Subscribe to our Blog and Follow us on Twitter @ConEdTraining to receive periodic updates on licensing information changes and deadlines, as well as exclusive discounts.

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4 Common Errors in Construction Estimating

4 Common Errors in Construction Estimating and Their Solutions

 

4 Common Errors in Construction Estimating and Their Solutions.
by: Josh Francis Instructor/Product Manager at Certified Training Institute

 

Construction estimating and bidding is one of, if not the, most important factors for contractors to consider when taking on a new project. As a contractor we are constantly playing the balancing act when estimating and bidding jobs. Here are a few of the most common errors in estimating, and ways to make sure you win the work while staying profitable.

 

1)      Estimating Labor Costs: Since labor is not based on a fixed rate, it is more difficult to estimate than the cost of materials and subs. Many contractors take a SWAG (Scientific Wild-Ass Guess) of how many days it will take their crew to do the work. I know contractors who make a good profit doing this, but the method is just as likely to produce a loss. A better way to estimate labor costs is to develop productivity rates for work your crew performs. I know what you are thinking, “time card data is impossible to measure because no two days are alike for a carpenter”. Check out this simple method for Developing Labor Productivity Rates by Bob Kovacs.

 

2)      Improperly Priced Materials and Supplies: Making sure that the project’s materials and supplies are correctly described as to kind, quality, size, and dimensions is extremely important for estimating effectively. There are three main ways contractors protect themselves from this pit-fall.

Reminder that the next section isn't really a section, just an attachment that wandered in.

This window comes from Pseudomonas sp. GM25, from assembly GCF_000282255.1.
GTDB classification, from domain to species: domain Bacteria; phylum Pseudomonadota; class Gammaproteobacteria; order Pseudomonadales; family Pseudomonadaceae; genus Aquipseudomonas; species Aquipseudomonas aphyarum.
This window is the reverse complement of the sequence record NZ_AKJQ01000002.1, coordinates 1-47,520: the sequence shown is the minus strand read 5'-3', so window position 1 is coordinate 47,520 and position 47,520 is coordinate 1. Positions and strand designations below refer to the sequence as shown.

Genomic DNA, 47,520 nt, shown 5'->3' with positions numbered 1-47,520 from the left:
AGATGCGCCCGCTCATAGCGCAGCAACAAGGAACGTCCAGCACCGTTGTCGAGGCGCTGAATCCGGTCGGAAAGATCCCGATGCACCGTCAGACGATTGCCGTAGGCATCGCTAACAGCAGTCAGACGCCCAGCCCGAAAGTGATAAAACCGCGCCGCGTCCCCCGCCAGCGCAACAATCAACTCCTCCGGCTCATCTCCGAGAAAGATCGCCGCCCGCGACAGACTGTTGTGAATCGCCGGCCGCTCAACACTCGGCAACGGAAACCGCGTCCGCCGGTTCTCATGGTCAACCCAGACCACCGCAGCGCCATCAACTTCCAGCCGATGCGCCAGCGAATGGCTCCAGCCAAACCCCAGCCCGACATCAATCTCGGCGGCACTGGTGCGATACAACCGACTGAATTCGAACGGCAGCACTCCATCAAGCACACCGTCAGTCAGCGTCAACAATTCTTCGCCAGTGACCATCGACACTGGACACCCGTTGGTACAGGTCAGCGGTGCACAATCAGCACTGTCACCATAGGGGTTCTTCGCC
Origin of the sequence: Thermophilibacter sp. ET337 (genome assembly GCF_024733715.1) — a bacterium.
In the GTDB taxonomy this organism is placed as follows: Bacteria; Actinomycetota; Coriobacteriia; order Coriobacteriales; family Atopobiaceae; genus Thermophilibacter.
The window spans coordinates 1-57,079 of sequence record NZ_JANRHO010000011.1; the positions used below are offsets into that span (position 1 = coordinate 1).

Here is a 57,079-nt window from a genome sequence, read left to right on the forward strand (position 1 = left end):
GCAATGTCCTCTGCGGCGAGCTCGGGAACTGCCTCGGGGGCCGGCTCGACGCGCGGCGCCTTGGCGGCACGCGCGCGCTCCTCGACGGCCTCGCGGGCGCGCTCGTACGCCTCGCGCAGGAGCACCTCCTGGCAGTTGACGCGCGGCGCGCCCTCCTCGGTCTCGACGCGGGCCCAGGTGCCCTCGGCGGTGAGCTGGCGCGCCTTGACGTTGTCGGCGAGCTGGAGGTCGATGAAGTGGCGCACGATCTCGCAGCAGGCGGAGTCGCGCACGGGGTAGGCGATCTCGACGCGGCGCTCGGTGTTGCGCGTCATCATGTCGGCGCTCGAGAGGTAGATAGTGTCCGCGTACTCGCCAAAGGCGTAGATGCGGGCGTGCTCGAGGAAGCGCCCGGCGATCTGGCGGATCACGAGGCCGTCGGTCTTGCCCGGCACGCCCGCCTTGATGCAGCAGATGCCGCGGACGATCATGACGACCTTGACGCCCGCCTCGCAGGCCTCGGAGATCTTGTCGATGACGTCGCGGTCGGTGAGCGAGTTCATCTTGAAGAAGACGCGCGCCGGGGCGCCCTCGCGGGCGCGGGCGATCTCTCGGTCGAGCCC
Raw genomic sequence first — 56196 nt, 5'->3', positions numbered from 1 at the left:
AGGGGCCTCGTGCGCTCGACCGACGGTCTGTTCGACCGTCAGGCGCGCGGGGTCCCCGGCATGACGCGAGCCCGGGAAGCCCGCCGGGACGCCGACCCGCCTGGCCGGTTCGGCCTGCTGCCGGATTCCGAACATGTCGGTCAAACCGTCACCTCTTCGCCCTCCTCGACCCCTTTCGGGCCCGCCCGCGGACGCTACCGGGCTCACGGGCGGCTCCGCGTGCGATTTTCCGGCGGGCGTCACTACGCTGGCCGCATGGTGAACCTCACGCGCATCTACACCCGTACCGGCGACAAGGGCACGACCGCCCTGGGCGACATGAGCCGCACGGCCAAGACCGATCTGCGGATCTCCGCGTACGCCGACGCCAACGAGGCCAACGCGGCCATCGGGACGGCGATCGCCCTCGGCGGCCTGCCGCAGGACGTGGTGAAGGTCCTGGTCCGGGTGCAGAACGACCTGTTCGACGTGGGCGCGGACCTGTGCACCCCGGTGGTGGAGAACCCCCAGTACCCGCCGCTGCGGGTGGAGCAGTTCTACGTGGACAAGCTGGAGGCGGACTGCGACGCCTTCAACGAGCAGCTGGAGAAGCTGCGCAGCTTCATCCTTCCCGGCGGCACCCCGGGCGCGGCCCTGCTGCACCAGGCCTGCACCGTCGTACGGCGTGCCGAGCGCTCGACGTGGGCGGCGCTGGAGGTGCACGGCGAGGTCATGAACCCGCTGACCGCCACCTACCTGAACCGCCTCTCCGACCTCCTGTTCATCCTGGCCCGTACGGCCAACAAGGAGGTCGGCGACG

• Working cost plus: meaning the customer pays the cost of materials and labor, plus a fixed amount or a percentage of the cost as profit.
  • Padding the estimate: this may work, but it can lead to higher bids and a loss of jobs.
  • Or you can do a real-time analysis of material costs before turning in your bid, and build an escalation clause.

 

An escalation clause in your contract simply states that if certain things happen and the cost of materials or labor go up, you as the contractor will not be stuck and the customer will be responsible. What goes into that clause is up to you, but for some good information visit Managing Material Costs with an Escalation Clause by Quenda Behler Story.

 

3)      Failure to use a checklist: Overlooking items when doing an estimate, or omitting items that are considered minor can kill a profitable job. MAKE A CHECKLIST! I cannot say it enough. It does not have to be a spreadsheet (though a spreadsheet can simplify the process), but just a simple checklist that you work through on every job will help you stay organized and remember those detail items throughout the project from breaking ground to finishing work.

 

4)      Failure to review building codes, permits, and inspections: Cost estimates and bids on construction projects are subject to local, state, and federal building codes, permits, and inspections. A great way to make sure you are including all of these factors into your bid is by contacting your local building official. Code can be interpreted in different ways depending on the official, so discussing the job in detail (especially if you are working in a new jurisdiction) can really help you estimate time and cost before you turn in your bid.

 

For more information on construction estimating and bidding go to Certified Training Institute. There are great courses on Estimating and Bidding for Success.